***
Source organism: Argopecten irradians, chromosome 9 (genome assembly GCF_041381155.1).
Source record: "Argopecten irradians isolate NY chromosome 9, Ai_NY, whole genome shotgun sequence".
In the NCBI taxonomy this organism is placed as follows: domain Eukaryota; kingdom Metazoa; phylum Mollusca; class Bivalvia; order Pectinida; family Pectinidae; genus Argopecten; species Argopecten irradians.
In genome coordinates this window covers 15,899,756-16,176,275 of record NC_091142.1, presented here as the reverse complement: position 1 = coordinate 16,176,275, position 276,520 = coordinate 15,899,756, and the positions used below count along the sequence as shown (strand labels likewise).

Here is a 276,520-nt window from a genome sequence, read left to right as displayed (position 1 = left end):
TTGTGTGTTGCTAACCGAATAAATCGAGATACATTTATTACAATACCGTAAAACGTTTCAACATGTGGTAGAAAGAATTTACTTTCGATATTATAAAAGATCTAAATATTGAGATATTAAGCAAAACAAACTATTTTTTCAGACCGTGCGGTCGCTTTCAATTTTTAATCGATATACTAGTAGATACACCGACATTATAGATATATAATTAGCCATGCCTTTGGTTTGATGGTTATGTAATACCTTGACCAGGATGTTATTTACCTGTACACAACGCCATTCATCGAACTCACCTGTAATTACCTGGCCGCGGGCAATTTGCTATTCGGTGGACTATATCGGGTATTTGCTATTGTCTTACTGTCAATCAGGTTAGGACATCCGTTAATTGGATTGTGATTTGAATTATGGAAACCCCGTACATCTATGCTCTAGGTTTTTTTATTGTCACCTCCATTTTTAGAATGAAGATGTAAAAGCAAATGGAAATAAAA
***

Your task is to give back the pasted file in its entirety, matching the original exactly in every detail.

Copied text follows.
Source organism: Argopecten irradians, chromosome 9 (genome assembly GCF_041381155.1).
Source record: "Argopecten irradians isolate NY chromosome 9, Ai_NY, whole genome shotgun sequence".
In the NCBI taxonomy this organism is placed as follows: domain Eukaryota; kingdom Metazoa; phylum Mollusca; class Bivalvia; order Pectinida; family Pectinidae; genus Argopecten; species Argopecten irradians.
In genome coordinates this window covers 15,899,756-16,176,275 of record NC_091142.1, presented here as the reverse complement: position 1 = coordinate 16,176,275, position 276,520 = coordinate 15,899,756, and the positions used below count along the sequence as shown (strand labels likewise).

Here is a 276,520-nt window from a genome sequence, read left to right as displayed (position 1 = left end):
TTGTGTGTTGCTAACCGAATAAATCGAGATACATTTATTACAATACCGTAAAACGTTTCAACATGTGGTAGAAAGAATTTACTTTCGATATTATAAAAGATCTAAATATTGAGATATTAAGCAAAACAAACTATTTTTTCAGACCGTGCGGTCGCTTTCAATTTTTAATCGATATACTAGTAGATACACCGACATTATAGATATATAATTAGCCATGCCTTTGGTTTGATGGTTATGTAATACCTTGACCAGGATGTTATTTACCTGTACACAACGCCATTCATCGAACTCACCTGTAATTACCTGGCCGCGGGCAATTTGCTATTCGGTGGACTATATCGGGTATTTGCTATTGTCTTACTGTCAATCAGGTTAGGACATCCGTTAATTGGATTGTGATTTGAATTATGGAAACCCCGTACATCTATGCTCTAGGTTTTTTTATTGTCACCTCCATTTTTAGAATGAAGATGTAAAAGCAAATGGAAATAAAA